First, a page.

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Check in with yourself. Are you saying yes because of FOMO or because you really want to say yes? More often than not, running after fear doesn’t make us feel better.

3. Check Your Assumptions About What It Means to Say ‘No’

Do you dread the reaction you will get if you say no? Often, we say ‘yes’ because we worry about how others will respond or the consequences of saying no or because of the consequences. We may be afraid to disappoint others or think we will lose respect from others. We often forget how much we are disappointing ourselves along the way.

Keep in mind that saying ‘no’ can be exactly what is needed to send the right message that you have limited time. In the tips below, you will see how to communicate your no in a gentle and loving way. You might disappoint someone initially but drawing a boundary can bring you the freedom you need so that you can give freely of yourself when you truly want to.

4. When the Request Comes In, Sit on It

Sometimes, when we are in the moment, we instinctively agree. The request might make sense at first. Or we typically have said yes to this request in the past.

Give yourself a little time to reflect on whether you really have the time, or can do the task properly. You may decide the best option is to say ‘no.’ There is no harm in giving yourself the time to decide.

5. Communicate Your ‘No’ with Transparency and Kindness

When you are ready to tell someone no, communicate your decision clearly. The message can be open and honest to ensure the recipient that your reasons have to do with your limited time.

Resist the temptation not to respond or communicate all. But do not feel obligated to provide a lengthy account about why you are saying no.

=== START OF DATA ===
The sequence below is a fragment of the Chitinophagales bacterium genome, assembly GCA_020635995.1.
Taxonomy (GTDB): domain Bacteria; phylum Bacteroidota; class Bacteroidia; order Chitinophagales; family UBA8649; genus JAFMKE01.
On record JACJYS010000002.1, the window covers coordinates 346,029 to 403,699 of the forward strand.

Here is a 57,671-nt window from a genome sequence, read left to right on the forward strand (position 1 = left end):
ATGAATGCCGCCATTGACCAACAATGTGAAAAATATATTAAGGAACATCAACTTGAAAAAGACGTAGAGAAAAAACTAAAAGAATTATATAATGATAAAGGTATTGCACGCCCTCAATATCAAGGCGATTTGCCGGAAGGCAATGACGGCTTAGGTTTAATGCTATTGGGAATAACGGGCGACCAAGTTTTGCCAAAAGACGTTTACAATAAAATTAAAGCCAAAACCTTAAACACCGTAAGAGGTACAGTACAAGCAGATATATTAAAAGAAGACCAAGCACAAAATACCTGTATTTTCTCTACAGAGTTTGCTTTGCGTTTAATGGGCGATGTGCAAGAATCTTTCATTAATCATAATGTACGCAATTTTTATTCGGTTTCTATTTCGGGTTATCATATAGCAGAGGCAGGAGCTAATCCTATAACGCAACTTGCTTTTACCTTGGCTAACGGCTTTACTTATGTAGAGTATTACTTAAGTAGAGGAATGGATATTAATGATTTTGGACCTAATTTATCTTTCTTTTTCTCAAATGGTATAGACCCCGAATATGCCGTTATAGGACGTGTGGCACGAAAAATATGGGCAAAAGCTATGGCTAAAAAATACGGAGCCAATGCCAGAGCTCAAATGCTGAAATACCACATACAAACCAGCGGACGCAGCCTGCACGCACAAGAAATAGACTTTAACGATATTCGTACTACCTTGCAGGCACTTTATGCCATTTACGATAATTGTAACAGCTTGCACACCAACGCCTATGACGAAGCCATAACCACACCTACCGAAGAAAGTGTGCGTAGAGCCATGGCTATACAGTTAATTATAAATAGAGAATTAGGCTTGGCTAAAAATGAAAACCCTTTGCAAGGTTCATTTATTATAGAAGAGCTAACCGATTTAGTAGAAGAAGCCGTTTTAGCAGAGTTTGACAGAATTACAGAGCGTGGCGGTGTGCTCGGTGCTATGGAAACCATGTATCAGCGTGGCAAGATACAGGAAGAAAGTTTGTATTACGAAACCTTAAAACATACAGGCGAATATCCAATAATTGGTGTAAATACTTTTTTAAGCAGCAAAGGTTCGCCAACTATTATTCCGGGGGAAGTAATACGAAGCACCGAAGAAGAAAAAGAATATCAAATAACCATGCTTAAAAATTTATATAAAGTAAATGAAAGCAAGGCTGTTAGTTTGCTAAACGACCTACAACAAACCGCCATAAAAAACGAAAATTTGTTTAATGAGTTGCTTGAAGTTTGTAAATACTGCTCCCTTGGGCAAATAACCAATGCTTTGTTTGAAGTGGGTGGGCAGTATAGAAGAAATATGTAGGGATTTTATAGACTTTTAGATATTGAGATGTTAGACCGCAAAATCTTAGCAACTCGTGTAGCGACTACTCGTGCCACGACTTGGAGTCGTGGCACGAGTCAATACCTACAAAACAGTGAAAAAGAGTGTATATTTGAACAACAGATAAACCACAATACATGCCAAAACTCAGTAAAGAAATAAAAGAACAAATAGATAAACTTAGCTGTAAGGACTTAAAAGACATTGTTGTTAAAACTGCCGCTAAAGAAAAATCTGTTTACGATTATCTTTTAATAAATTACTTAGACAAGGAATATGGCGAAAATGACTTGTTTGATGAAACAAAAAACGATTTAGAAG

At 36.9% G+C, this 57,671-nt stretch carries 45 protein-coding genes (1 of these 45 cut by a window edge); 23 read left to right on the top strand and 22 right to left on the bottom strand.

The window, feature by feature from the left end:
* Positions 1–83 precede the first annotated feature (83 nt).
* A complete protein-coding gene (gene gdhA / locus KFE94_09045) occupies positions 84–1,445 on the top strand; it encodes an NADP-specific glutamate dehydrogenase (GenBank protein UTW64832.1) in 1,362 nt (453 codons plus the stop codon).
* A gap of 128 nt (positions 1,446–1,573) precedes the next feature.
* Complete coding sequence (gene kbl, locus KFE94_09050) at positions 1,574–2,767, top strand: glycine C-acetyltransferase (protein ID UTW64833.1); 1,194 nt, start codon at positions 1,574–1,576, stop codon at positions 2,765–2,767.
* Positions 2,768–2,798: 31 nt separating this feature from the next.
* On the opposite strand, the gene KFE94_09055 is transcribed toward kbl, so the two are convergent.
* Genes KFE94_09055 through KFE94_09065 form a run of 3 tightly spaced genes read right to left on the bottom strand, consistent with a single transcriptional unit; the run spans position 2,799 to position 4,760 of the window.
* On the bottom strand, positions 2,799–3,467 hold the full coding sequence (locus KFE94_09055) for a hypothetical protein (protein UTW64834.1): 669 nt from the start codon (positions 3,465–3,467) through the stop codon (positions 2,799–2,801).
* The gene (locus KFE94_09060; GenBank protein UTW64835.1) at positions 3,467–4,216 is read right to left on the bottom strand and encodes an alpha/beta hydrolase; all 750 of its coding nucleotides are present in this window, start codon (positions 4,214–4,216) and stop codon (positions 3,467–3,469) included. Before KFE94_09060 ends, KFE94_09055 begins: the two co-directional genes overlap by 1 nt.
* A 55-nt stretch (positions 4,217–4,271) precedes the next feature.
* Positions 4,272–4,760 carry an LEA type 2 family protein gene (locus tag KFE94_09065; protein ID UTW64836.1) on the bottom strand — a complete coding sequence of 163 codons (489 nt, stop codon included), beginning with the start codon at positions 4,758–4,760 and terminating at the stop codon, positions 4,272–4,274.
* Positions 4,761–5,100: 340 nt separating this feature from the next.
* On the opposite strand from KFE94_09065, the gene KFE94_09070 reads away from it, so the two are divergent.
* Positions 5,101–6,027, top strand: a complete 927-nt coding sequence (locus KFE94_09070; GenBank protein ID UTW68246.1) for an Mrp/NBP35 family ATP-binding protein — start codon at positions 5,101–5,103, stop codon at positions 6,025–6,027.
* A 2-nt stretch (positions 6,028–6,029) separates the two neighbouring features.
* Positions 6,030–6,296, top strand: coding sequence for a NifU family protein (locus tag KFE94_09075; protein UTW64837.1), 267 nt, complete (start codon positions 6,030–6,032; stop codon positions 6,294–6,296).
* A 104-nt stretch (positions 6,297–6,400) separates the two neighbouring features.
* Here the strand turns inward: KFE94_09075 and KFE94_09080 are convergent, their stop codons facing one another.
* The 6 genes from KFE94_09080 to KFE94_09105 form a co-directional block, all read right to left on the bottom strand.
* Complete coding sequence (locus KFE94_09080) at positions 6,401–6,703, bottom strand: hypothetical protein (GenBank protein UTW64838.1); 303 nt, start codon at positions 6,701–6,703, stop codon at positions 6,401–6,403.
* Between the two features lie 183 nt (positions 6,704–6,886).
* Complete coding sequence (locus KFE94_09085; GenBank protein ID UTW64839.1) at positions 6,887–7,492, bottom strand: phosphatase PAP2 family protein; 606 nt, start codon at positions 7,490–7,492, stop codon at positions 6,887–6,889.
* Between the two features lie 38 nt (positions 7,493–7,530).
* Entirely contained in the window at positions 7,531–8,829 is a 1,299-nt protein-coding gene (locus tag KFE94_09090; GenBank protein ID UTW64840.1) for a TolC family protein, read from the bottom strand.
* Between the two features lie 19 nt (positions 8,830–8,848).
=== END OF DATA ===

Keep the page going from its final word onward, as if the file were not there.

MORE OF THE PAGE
A clear communication with a short explanation is all that is needed. I have found it useful to tell people that I have many demands and need to be careful with how I allocate my time. I will sometimes say I really appreciate that they came to me and for them to check in again if the opportunity arises another time.

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6. Consider How to Use a Modified ‘No’

If you are under pressure to say yes but want to say no, you may want to consider downgrading a “yes” to a “yes but…” giving you an opportunity to condition your agreement to what works best for you.

Sometimes, the condition can be to do the task but not in the time frame that was originally requested. Or perhaps you can do part of what has been asked.

Final Thoughts

Beginning right now, you can change how you respond to requests for your time. When the request comes in, take yourself off autopilot where you might normally say yes.

Use the request as a fresh request to draw a healthy boundary around your time. Pay particular attention to when you place certain demands on yourself. If you are the one placing the demand on yourself, try to evaluate the demand as if it were coming from somewhere else.

Try it now. Say no to a friend who continues to take advantage of your goodwill. Or, draw the line with a workaholic colleague and tell them you will complete the project but not by working all weekend. Or, tell someone in your family you can’t loan them money again because they never paid you back the last time. You’ll find yourself much happier.

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Featured photo credit: Chris Ainsworth via unsplash.com